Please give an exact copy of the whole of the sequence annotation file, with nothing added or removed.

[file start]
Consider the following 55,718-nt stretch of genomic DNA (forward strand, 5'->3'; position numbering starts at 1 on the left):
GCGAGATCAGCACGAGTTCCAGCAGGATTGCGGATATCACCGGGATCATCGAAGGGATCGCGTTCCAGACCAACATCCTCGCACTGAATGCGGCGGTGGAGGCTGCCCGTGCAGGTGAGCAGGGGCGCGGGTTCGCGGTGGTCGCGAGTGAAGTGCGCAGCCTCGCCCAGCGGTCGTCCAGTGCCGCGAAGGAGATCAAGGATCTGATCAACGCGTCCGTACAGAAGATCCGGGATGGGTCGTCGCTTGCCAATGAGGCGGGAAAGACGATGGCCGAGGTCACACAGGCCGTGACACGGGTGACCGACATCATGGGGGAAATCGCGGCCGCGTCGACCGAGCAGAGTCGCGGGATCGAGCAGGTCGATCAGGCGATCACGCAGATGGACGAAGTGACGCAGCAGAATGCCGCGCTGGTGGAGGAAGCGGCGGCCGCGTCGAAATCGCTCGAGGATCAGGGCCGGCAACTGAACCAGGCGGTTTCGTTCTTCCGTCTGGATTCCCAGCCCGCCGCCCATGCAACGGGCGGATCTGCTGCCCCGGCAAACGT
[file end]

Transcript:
Consider the following 55,718-nt stretch of genomic DNA (forward strand, 5'->3'; position numbering starts at 1 on the left):
GCGAGATCAGCACGAGTTCCAGCAGGATTGCGGATATCACCGGGATCATCGAAGGGATCGCGTTCCAGACCAACATCCTCGCACTGAATGCGGCGGTGGAGGCTGCCCGTGCAGGTGAGCAGGGGCGCGGGTTCGCGGTGGTCGCGAGTGAAGTGCGCAGCCTCGCCCAGCGGTCGTCCAGTGCCGCGAAGGAGATCAAGGATCTGATCAACGCGTCCGTACAGAAGATCCGGGATGGGTCGTCGCTTGCCAATGAGGCGGGAAAGACGATGGCCGAGGTCACACAGGCCGTGACACGGGTGACCGACATCATGGGGGAAATCGCGGCCGCGTCGACCGAGCAGAGTCGCGGGATCGAGCAGGTCGATCAGGCGATCACGCAGATGGACGAAGTGACGCAGCAGAATGCCGCGCTGGTGGAGGAAGCGGCGGCCGCGTCGAAATCGCTCGAGGATCAGGGCCGGCAACTGAACCAGGCGGTTTCGTTCTTCCGTCTGGATTCCCAGCCCGCCGCCCATGCAACGGGCGGATCTGCTGCCCCGGCAAACGT